Oct 8 2015
The newest from the Underpool studio & label might just be their best-to-date. It’s the way big statements emerge from out of nowhere, and how incisive melodicism evolves from within the randomness of improvisation. Underpool 4 ranges in expression from electro-acoustic groove to straight-ahead post-bop to a shimmery Brian Blade Fellowship nu-jazz, and all of it is anchored to strong melodies and driven along by conversant rhythms.
Bringing together various artists from the Barcelona scene for short-term collaborations, the Underpool studio & label provides an outlet for musicians to contribute compositions to the session while learning to adapt to and improvise on the compositions of their ensemble mates. For the newest, it’s a quintet formation, and the way they come together is solidly reflected in the bold, anthemic passages.
It starts out with a bit of sleight-of-hand, not immediately revealing the trait that will come to define the album. The seemingly innocuous mumbling of “Impro 1,” through sheer force of will and sonic accumulation, becomes a heavy drone with a heavy presence. This feeling of intensity and depth hits a full bloom on “Praia de Moreré,” with its thick melody warm as sunshine and bold as the sun.
The trumpet-tenor sax duo of Àlvar Monfort and Lucas Martínez blasting away on the melody on “Plus” is plenty dramatic, but resonating even stronger is when the ensemble drops the intensity to the floor, and the guitar of Jordi Matas entwines with saxophone around the melody, stating it much more sweetly while letting the beauty shine as strongly as it roared. That it’s immediately preceded by a deceptively languorous opening and an undeniably chaotic middle only makes the effect that much more profound.
Drummer Pep Mula has a nifty way of guiding a tune at a brisk pace and yet still freeing his quintet mates to choose slower speeds when the moment seizes them. “Tot es Desfà” has a song in its heart and practically whistles out the melody, but it’s the way in which that melody is strung out across the peaks of the cadence, notes allowed to linger in the air, building anticipation for the next expression. And then in the latter half, when the song displays its combustible side via electric guitar, the resulting directness creates a tantalizing bit of contrast to the extreme patience displayed in the opening. And all of this is shaped by the preceding ballad “Song for Alba” and the way it points to the path ahead with moonlight, thick with melancholy and just as soft.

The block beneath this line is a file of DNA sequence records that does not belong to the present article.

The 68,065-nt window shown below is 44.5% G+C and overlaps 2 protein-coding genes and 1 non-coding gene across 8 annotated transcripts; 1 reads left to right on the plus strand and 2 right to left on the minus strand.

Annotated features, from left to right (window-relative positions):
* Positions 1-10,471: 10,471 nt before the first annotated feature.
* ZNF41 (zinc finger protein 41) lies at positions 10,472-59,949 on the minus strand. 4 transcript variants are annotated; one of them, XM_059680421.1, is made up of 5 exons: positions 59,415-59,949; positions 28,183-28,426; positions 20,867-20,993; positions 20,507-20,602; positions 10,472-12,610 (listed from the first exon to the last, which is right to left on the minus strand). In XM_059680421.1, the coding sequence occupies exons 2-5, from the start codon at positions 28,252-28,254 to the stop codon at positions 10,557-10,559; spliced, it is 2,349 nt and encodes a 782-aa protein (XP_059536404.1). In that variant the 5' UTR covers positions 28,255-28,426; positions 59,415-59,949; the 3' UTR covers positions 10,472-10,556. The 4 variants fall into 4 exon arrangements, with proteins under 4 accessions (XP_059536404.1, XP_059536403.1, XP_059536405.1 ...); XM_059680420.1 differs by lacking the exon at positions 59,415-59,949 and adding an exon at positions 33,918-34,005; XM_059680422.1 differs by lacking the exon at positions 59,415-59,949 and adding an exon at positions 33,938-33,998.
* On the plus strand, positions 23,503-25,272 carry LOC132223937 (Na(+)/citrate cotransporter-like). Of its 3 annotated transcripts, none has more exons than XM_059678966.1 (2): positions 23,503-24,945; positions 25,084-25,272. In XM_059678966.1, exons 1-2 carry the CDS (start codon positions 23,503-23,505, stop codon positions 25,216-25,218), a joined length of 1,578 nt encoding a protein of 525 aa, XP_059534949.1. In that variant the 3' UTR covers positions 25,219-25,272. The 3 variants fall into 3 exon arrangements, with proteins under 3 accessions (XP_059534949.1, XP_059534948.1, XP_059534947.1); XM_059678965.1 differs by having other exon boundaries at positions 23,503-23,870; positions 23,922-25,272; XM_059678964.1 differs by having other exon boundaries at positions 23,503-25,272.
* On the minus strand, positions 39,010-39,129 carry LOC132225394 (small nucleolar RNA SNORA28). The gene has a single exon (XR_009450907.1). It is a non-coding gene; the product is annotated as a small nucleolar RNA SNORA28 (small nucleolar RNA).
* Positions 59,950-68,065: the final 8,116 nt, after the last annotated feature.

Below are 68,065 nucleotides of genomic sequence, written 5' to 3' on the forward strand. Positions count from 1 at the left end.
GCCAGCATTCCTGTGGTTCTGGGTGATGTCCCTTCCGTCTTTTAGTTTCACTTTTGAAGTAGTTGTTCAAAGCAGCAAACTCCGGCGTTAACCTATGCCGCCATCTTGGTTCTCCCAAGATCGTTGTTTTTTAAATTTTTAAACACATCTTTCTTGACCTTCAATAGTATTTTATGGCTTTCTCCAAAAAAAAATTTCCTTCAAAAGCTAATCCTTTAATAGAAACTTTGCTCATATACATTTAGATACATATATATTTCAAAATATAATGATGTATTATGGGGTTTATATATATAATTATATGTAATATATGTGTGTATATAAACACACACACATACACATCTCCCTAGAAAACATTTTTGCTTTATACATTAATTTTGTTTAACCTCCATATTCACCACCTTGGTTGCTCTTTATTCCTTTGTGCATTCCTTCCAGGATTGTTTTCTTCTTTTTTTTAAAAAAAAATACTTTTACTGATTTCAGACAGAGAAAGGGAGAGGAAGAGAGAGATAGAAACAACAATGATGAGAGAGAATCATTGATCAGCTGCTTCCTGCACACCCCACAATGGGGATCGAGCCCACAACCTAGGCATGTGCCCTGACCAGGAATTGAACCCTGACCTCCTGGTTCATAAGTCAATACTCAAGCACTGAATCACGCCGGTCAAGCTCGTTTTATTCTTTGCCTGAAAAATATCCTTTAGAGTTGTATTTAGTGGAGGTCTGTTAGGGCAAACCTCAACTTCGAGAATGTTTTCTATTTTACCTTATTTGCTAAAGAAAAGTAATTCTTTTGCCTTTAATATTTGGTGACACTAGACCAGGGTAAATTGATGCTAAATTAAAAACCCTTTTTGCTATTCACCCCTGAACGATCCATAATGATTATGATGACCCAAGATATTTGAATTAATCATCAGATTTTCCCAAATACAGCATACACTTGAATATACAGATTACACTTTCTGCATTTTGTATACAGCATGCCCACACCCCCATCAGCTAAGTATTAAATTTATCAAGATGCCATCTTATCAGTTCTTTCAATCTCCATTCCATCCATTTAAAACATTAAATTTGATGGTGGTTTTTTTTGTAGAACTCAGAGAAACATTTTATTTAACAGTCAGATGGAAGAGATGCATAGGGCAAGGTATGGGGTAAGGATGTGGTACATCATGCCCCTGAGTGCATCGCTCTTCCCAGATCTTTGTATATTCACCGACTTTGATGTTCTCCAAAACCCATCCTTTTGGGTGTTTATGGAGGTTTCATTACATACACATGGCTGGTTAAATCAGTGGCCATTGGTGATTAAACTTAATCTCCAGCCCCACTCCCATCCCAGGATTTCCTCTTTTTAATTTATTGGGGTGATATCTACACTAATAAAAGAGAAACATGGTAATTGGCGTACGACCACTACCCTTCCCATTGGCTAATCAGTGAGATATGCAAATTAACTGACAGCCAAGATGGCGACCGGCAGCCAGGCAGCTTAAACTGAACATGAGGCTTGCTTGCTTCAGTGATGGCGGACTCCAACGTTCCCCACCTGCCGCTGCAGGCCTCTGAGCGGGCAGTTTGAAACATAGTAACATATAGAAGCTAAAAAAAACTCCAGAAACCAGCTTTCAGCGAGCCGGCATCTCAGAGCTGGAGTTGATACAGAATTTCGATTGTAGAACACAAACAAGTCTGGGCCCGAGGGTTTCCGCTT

The quirky “Una de Zombies” is something of the exception that proves the rule. Electronic murmuring accompanies fragmentary melodic statements that take an indirect route to their final destination. There’s no fireworks and there’s no huge pronouncements, and the way this song diverges from the predominant mold that other album tracks have been cut from is abundantly obvious and strangely compelling. In much the same way a black sheep can give further definition to the group identity, so does the meandering “Una de Zombies.”
The album ends with “Impro 2,” the mirror vision opposite of opening track “Impro 1.” The finale works an electro-groove and euphoric shouts of melody for some laid-back tunefulness. Bolstered by the groundwork set by keyboardist Abel Boquera, each of the quintet members raise up their voices with an off-the-cuff looseness that sometimes trails away in opposite directions and sometimes converge upon one another, creating new sounds out of old.
Just another very cool, very engaging new release from the Underpool Collective. Expect me to be writing more about that label’s other recordings, but start buying now.
Your album personnel: Àlvar Monfort (trumpet), Lucas Martínez (tenor sax), Jordi Matas (guitar), Abel Boquera (keyboards) and Pep Mula (drums).
Released on Underpool.
Visit an artist site.
Listen to more of the album at the label’s Bandcamp site.
And speaking of other writing on the Underpool label, here’s a LINK to a write-up of their second collective release, Underpool Dos!